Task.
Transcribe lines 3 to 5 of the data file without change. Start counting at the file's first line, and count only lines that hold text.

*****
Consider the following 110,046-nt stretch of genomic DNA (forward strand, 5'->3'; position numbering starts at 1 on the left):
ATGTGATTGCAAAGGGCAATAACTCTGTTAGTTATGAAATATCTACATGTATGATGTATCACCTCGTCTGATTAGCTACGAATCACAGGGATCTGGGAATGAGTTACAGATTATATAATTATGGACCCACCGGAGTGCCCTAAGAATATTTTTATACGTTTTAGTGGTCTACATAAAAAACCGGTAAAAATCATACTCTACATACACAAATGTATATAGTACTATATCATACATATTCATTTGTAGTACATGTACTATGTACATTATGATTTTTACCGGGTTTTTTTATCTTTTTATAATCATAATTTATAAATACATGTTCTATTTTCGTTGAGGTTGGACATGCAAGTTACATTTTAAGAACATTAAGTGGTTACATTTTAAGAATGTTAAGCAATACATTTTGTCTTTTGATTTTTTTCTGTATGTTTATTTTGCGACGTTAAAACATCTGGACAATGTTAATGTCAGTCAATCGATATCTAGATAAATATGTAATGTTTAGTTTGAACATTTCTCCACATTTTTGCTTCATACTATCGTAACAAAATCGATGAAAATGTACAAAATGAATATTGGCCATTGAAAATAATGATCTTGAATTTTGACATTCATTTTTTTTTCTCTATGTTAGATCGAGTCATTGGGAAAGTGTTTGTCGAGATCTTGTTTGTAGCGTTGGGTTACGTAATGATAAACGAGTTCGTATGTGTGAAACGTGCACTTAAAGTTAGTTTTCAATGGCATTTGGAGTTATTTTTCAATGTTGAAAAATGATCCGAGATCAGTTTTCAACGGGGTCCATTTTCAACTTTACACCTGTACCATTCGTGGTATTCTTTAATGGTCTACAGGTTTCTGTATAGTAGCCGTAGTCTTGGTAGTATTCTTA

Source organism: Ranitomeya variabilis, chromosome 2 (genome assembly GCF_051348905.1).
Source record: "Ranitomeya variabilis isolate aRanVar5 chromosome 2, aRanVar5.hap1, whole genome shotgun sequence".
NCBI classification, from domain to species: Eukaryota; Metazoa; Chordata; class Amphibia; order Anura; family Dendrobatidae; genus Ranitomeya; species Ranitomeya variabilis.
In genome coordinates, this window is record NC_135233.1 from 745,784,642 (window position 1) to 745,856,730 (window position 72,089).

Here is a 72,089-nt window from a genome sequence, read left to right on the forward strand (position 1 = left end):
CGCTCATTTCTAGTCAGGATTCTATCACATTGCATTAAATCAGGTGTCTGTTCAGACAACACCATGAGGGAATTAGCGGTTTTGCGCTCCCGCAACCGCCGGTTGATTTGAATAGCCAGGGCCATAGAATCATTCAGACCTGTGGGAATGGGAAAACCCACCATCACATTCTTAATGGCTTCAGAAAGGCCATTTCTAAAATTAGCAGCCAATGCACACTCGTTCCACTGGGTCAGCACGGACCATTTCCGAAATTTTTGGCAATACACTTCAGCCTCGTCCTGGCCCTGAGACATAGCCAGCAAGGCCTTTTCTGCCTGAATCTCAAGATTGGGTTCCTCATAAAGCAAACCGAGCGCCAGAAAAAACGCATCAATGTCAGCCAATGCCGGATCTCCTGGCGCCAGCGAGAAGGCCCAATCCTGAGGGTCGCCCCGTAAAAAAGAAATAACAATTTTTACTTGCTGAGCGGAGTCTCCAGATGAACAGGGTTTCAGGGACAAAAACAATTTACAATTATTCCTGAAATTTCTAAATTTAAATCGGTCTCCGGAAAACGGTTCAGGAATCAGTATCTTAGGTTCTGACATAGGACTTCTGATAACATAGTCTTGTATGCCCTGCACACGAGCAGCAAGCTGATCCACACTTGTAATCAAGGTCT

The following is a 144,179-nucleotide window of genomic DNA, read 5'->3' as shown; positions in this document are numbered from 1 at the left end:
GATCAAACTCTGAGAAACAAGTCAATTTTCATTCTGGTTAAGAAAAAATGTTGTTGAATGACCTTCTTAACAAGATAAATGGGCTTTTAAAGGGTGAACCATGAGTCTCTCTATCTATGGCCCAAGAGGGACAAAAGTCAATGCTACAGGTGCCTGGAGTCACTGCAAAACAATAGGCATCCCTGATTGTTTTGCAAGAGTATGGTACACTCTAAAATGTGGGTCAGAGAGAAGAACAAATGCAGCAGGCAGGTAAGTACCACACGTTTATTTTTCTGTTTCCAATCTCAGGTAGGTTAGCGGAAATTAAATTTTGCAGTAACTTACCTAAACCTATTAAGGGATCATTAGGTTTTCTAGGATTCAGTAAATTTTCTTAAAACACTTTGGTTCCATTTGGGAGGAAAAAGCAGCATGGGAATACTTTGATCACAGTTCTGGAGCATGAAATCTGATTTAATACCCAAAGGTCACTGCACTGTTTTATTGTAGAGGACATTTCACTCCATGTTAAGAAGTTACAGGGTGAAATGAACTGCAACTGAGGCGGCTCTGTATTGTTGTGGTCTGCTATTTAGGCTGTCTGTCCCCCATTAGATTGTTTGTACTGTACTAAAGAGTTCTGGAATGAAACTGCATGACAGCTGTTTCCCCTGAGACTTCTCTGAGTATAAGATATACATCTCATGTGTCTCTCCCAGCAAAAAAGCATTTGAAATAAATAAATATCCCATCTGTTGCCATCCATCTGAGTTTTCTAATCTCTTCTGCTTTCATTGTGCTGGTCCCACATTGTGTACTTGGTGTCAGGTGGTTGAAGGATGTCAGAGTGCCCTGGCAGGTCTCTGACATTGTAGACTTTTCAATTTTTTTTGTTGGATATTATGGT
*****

Source organism: Ranitomeya variabilis, chromosome 2 (genome assembly GCF_051348905.1).
Source record: "Ranitomeya variabilis isolate aRanVar5 chromosome 2, aRanVar5.hap1, whole genome shotgun sequence".
NCBI classification, from domain to species: Eukaryota; Metazoa; Chordata; class Amphibia; order Anura; family Dendrobatidae; genus Ranitomeya; species Ranitomeya variabilis.